In my mother’s footsteps: Pasta with Tuna and Tomatoes

Mom, circa 1940
Mom, circa 1940

The fridge is stocked; the pasta machine is at the ready; and the baccala is soaking.  The company has started to arrive and it won’t be long before the house is buzzing with voices big and small.  But tonight in the quiet before the chaos, I have a night to myself – to cook, to wrap, to reminisce.  My mom is always on my mind this time of year. She always worked tirelessly at Christmas, making homemade pasta or gnocchi for the neighborhood, sending tray after tray out the door with my dad for delivery.  My brother and I would stand on a chair and help roll out the gnocchi or carry the pasta sheets draped all over the kitchen to her spot at the pasta machine. We would finally get the hang of rolling the gnocchi into just the right shape or picking which pasta sheet was just dry enough to cut into the fresh strands of homemade ‘macaroni’.

I lost my mother to Alzheimers in 2007 and now as an adult, I often wish she could be with me in my kitchen, guiding my hand to shape the gnocchi as she did for me when we were young.  I do feel her presence as I buzz about the kitchen, making sure that the consistency for the pasta dough is just right or that I roll the pasta sheets just thin enough. (Although I do have to ask, where was she the year my gnocchi fell apart in the water and I was forced to serve lumps of gnocchi glue to the entire family?? :o)

With the kitchen covered in flour, I needed something easy and quick for an early dinner. And I knew just what I was going to make – my mother’s pasta with tuna fish, which became one of my favorites.  This is true comfort food for me. She always had a bowl of this waiting for me when I would return home from college. This pasta has seen me through many a rough patch – breakups with boyfriends, a tough exam, and then there was the time I showed up at home with my new boyfriend only to have a dozen red roses delivered from the other boyfriend. (Oops! Ate LOTS of pasta that night!)

I make this pasta with Italian tuna fish, which is canned in olive oil rather than water. The flavor is richer. But short of that, the ingredients are straight out of the pantry. This pasta is ready in minutes and can be used as a backdrop to add in many other ingredients – olives, spinach, pancetta, capers, whatever you have on hand.  (And I sometimes put grated parmigiano on this dish but please don’t tell!  You aren’t supposed to serve cheese with fish in Italy as it overpowers the delicate taste of the fish.)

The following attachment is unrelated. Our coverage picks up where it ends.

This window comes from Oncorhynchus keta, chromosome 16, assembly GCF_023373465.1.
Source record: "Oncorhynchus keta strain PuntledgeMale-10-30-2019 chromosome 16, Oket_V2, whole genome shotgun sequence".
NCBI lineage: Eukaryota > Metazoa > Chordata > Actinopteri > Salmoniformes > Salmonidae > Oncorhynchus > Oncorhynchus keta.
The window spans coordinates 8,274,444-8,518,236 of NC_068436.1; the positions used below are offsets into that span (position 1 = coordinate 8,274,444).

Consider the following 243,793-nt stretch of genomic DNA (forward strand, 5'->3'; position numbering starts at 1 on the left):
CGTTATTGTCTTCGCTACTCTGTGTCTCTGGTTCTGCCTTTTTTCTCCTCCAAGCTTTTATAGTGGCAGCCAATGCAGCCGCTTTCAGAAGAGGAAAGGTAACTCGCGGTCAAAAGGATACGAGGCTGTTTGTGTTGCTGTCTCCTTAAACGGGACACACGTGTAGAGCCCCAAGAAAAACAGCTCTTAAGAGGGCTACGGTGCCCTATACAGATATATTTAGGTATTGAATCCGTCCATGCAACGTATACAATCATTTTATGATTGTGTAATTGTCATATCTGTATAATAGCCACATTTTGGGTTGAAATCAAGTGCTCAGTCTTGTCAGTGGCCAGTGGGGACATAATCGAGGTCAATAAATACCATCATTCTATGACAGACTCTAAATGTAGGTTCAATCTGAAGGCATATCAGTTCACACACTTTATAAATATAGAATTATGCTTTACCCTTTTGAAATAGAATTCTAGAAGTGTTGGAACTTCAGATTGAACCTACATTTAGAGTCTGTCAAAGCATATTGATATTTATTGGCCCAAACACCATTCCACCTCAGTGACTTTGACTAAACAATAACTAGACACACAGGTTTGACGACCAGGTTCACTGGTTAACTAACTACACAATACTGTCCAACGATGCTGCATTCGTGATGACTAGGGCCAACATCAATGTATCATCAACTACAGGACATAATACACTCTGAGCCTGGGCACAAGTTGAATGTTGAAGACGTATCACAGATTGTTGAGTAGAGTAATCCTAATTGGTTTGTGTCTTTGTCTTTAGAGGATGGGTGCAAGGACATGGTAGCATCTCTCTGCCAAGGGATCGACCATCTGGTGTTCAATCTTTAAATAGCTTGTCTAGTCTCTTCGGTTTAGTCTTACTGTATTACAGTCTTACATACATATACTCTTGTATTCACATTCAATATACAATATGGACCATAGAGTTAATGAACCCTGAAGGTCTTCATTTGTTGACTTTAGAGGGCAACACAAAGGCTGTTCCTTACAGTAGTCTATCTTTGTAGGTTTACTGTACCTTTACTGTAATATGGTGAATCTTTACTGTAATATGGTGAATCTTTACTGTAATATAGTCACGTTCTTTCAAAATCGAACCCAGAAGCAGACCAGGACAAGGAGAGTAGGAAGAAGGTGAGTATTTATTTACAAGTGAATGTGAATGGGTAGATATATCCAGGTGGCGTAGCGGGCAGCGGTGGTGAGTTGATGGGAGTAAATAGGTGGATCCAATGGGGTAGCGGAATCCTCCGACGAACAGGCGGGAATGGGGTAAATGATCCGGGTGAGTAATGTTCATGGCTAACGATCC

Well, back to cooking! Miss you, Mom.

Pasta with Tuna and Tomatoes


  • 3 tablespoons extra virgin olive oil
  • 4 cloves of garlic, sliced thin
  • 2 fillets of anchovies or 1 teaspoon anchovy paste
  • 2 (5 ounce) cans tuna, packed in olive oil, drained
  • Pinch (or more) red pepper flakes
  • 1 (28 ounce) can diced tomatoes
  • Salt and freshly ground pepper
  • ½ to 3/4 pound pasta (I don’t like my pasta drowning in sauce so I used 3/4 of a pound; use 1/2 pound if you want a saucier pasta)
  • Chopped parsley
  • Grated parmigiano (shhhh, don’t tell!)


  1. Put a large pot filled with salted water to boil over medium heat.
  2. Meanwhile, in a large skillet or sauté pan, heat the olive oil over medium heat. Add in the sliced garlic and sauté for a minute being careful not to let the garlic burn.  Add in the anchovies or anchovy paste and stir to incorporate.
  3. Add the tuna and the red pepper flakes.  Stir to incorporate, breaking up any large chucks of tuna with the back of a wooden spoon. Add in the diced tomatoes.  Allow to simmer for about 15 minutes until a bit thickened.  Season with salt and freshly ground black pepper.
  4. When the water boils, add the pasta and cook according to package directions until ‘al dente’.  Drain pasta.
  5. Add pasta to sauce and toss. Sprinkle with the chopped parsley and maybe a bit of grated parmigiano.
  6. Serve…Buon appetito!

Join the Conversation

  1. I love this kind of store cupboard recipe; looks delicious! What a lovely tribute to your mother.

    1. Thanks so much for stopping by and commenting, df. Buon Natale. Michele

  2. Christina Polidore says:

    Such a fine tribute to your Madre. Reminds so much of my Madre who lives forever in my heart and soul. Grazie and Buon Natale!

    1. Grazie for your comment, Christina. Buon Natale anche te….Michele

  3. Gary dailey says:

    Hi Michele, thanks for sharing the post on Facebook. You cover my two passions in life, food and wine so I will check back on occasion to see what is new. Looks like you and joe are doing fine. I think of your family often when I pass the old homestead on green street as Sherri teaches 5th grade there. Time sure does fly…..all the best, Gary

    1. So good to hear from you! I hope you and Sherri are doing well. It still amazes me that we have hit 50. Have a wonderful and happy holiday! Stay in touch, Buon Natale! Michele

  4. This is my first Christmas without Mom….it is a sad, sad, ugly disease…she had dementia for 5 years, and so I say to myself (not very convincingly) that she is in a better place. You are so right – we miss that guiding hand, no matter our age! Buon Natale!

  5. Hi Susan, It is indeed. Thanks for commenting – have a wonderful holiday. Buon Natale!

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